I crossed the Tennessee line on a sunny Sunday morning. After a lovely few days with one of life’s great friends, Tory dropped me in Davenport Gap. She took a picture of me next to the AT sign, got a little teary eyed, and said, “I can’t just leave you out here in the woods!” I chuckled, pointed to a path of steps uphill, and said, “Well, you aren’t leaving me here, I am leaving too!”

With a refreshed spring in my step, my long walk began again. Maybe it is human nature, maybe it is my nature, but it doesn’t take long for life in the woods to revert me back to the blissful basics of humanity. It is simple, beautiful, peaceful. There is something fantastic about quietly waking up to the sun as it approaches the horizon, the birds chirping, the wind blowing through the trees. I have never felt the inward peace that comes with walking through the woods all day — listening to myself, listening to the world, in large part separated from the ugliness of civilization. All of this having become ‘normal,’ after nine days off the trail, I was more than anxious to get back to my walk.

I was walking alone, enjoying the the new signs of spring, weaving in-and-out along the North Carolina-Tennessee border. Pure contentment. I walked 17.8 miles that lovely Sunday. Greeted by a 4,000′ up to the summit of Snowbird Mountain, the trail quickly reminded me who is boss. The answer, not me. My knees were screaming, and before too long, I began to wonder if my years of soccer, boat accident induced knee damage, and a lifetime of spelling Gonzo with a capital ‘G,’ would get the best of me in this journey. Thankfully, every up must come down; self-doubt equalized.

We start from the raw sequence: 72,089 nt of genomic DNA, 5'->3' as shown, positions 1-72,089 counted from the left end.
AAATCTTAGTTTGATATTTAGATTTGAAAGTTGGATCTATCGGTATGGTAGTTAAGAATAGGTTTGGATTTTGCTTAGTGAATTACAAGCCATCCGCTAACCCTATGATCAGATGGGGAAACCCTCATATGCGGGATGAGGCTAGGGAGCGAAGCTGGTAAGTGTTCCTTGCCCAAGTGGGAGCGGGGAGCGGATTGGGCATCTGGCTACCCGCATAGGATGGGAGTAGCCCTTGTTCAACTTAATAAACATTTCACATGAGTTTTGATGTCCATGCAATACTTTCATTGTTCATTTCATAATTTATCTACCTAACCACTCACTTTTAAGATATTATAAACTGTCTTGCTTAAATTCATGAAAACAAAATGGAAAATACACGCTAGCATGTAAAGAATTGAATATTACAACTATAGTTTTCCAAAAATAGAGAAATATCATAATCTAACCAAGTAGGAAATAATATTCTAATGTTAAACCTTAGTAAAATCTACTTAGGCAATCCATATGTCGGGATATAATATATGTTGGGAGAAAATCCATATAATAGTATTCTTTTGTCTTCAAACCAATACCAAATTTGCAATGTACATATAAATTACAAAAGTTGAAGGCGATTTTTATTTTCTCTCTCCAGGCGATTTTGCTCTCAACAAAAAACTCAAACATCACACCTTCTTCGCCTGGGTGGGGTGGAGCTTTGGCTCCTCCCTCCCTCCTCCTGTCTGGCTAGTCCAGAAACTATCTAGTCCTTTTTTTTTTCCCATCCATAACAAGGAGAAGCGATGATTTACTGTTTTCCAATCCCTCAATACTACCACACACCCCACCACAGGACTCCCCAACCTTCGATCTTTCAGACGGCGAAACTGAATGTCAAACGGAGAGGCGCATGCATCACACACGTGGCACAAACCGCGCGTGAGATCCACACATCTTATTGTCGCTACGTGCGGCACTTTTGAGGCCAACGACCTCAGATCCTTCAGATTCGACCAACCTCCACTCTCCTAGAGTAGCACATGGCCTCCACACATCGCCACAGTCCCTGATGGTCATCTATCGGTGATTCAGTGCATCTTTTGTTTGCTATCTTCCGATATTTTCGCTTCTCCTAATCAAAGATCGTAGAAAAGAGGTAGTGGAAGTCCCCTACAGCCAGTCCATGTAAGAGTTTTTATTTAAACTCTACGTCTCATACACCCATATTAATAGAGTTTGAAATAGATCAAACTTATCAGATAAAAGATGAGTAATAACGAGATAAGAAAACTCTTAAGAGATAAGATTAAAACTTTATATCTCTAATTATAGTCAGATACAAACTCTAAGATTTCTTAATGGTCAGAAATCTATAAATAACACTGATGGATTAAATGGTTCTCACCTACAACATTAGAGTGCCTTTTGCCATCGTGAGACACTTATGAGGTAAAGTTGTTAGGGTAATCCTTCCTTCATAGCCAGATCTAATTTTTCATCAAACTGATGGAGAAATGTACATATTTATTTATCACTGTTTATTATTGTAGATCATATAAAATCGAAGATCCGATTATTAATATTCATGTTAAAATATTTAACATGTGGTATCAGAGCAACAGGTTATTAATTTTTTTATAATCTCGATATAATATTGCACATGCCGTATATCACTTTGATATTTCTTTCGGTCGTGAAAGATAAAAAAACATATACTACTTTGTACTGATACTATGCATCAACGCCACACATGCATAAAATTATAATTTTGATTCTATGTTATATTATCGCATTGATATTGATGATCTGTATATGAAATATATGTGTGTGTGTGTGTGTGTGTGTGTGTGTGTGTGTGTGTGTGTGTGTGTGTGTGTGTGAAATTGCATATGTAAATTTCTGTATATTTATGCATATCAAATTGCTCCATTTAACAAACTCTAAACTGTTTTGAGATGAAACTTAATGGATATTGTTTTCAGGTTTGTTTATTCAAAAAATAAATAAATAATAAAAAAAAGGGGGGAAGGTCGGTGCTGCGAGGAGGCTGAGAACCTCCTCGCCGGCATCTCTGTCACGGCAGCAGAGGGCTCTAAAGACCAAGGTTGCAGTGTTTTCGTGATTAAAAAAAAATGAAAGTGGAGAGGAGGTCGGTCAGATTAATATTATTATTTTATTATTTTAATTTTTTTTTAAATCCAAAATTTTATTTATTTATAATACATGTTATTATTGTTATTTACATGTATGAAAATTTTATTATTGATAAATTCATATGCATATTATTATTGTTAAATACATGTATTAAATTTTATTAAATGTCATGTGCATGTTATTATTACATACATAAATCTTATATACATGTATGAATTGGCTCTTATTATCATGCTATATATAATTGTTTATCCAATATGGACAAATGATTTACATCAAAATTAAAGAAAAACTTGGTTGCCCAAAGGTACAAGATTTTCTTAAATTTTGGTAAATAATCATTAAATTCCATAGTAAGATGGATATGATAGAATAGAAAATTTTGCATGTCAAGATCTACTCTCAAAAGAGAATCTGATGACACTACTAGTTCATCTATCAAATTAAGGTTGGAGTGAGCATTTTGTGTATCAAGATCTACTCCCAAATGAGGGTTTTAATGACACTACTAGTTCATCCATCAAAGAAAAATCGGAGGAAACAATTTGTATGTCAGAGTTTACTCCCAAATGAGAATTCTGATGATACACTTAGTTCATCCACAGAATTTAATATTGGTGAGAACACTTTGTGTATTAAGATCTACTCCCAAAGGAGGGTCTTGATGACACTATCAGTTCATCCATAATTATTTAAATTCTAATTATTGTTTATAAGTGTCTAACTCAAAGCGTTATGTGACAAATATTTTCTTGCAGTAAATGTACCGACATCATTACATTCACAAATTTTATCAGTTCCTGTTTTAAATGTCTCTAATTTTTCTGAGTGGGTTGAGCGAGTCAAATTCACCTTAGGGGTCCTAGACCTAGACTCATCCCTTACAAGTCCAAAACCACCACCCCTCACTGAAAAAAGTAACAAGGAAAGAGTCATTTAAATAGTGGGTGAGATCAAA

In the end, it was neither the up, nor my knees that got me. Monday, began like any other day on the trail. I unzipped my bag and crawled out of my tent to a crisp spring morning. My feet and knees ached with my first steps, and I reminded myself that I really need to chill out with the speed and big miles. I ate a cold breakfast of strawberry Pop Tarts and went on my way. It looked to be a promising day — a rolling down out of Roaring Fork Shelter, a quick up, followed by a big-ish up to the top of Bluff Mountain, and a 3,000+ foot down into Hot Springs, North Carolina. I set out looking forward to meeting Paddy Cakes, Puddin’, and Sleeping Beauty in Hot Springs. Eighteen miles, no problem.

I set off at a cheetah’s pace. I felt good, and the weather was gorgeous. I was thrilled by sunshine and temps that required short sleeves, shorts, sunglasses, and a sweat-catching bandanna, a welcome change from the frostbite inducing weather of my last day on the trail. I made the first 7.3 miles in no time at all; all that stood between me and a happy reunion was 10.7 miles of downhill. These ‘short’ ten miles proved to be the longest ten miles that I have ever walked. Coming off Bluff Mountain, approximately one mile down from its summit, at my cheetah’s pace, I awkwardly stepped on a leaf-covered root. Crack. Broken foot. After said crack and break, I walked 10 miles to Hot Springs. I generally consider myself to be a tough kid, but I have never in my life experienced such intense, prolonged pain as I did on that wonderfully sunny day.